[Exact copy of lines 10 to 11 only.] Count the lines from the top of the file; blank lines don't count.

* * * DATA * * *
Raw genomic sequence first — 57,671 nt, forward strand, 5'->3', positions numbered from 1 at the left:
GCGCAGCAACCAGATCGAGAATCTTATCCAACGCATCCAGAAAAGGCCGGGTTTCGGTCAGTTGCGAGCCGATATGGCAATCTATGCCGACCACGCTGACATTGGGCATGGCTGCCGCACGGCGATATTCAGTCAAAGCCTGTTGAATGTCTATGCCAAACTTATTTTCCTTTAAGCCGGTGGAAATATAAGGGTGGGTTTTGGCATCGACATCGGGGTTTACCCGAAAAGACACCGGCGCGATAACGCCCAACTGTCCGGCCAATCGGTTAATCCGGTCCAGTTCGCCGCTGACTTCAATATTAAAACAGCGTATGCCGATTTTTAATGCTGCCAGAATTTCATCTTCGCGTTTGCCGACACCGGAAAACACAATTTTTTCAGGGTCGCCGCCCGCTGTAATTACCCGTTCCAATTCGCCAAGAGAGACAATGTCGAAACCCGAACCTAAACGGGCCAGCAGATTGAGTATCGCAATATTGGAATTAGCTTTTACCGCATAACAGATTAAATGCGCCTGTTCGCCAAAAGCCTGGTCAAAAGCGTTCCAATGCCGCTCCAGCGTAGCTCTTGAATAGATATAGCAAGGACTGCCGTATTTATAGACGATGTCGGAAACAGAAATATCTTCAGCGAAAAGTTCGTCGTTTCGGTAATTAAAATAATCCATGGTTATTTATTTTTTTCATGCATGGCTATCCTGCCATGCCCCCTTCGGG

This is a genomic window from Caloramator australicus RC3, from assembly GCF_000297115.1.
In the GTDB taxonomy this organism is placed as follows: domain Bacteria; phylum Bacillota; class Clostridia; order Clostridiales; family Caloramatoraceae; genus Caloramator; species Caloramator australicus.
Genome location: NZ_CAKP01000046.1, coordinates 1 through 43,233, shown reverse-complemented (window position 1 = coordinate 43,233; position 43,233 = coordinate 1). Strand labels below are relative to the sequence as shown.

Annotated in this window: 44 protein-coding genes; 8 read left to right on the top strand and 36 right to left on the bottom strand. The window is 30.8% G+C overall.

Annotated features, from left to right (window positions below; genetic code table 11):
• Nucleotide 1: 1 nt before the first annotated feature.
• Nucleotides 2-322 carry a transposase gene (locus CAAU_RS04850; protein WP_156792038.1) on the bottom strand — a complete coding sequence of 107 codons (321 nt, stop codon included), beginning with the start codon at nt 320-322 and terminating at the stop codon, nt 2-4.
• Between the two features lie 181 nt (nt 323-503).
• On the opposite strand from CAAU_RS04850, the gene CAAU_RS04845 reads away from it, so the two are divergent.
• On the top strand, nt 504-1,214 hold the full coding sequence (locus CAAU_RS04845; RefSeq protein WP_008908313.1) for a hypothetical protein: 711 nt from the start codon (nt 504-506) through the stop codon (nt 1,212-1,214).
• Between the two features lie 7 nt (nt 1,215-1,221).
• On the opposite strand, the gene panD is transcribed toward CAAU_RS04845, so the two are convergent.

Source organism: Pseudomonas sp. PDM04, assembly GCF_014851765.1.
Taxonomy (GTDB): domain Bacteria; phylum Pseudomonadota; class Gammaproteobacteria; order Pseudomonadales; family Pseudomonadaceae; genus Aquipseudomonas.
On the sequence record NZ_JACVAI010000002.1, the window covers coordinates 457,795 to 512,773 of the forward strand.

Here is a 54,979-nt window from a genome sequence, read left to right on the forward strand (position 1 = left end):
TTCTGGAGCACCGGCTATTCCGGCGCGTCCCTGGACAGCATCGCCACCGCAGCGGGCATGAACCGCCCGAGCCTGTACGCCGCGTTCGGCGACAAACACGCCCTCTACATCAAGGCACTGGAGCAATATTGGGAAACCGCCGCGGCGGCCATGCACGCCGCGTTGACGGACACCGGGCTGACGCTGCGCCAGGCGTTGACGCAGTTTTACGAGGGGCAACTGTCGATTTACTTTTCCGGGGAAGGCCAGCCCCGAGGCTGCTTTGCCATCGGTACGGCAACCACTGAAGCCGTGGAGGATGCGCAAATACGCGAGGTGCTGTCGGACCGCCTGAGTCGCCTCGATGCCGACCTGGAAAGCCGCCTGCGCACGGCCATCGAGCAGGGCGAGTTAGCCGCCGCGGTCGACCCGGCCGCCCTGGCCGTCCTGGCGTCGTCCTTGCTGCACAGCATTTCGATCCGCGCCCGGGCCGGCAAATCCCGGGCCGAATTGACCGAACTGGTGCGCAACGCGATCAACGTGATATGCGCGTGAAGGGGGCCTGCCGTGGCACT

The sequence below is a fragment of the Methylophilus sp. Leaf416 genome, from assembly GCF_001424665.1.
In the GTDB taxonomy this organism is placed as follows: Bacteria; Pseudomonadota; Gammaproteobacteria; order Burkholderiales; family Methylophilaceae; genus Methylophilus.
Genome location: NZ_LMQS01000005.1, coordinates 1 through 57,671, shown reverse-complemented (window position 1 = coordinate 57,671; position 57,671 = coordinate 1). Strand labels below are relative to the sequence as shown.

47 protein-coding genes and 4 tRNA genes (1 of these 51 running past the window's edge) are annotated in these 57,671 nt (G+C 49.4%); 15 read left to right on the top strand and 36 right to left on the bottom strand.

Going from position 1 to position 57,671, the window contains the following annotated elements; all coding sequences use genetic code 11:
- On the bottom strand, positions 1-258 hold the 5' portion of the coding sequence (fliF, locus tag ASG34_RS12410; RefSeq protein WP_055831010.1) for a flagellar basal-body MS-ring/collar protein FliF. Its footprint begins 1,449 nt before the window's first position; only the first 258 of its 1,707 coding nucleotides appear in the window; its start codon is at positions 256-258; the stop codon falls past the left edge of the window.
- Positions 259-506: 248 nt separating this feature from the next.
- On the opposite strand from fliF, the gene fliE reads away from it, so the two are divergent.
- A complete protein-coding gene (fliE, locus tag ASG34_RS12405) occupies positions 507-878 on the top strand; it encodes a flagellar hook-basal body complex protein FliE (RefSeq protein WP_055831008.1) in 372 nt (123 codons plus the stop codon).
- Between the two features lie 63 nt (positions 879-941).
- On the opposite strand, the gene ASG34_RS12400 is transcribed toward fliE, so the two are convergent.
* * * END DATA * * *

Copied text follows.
• Between the two features lie 181 nt (nt 323-503).
• On the opposite strand from CAAU_RS04850, the gene CAAU_RS04845 reads away from it, so the two are divergent.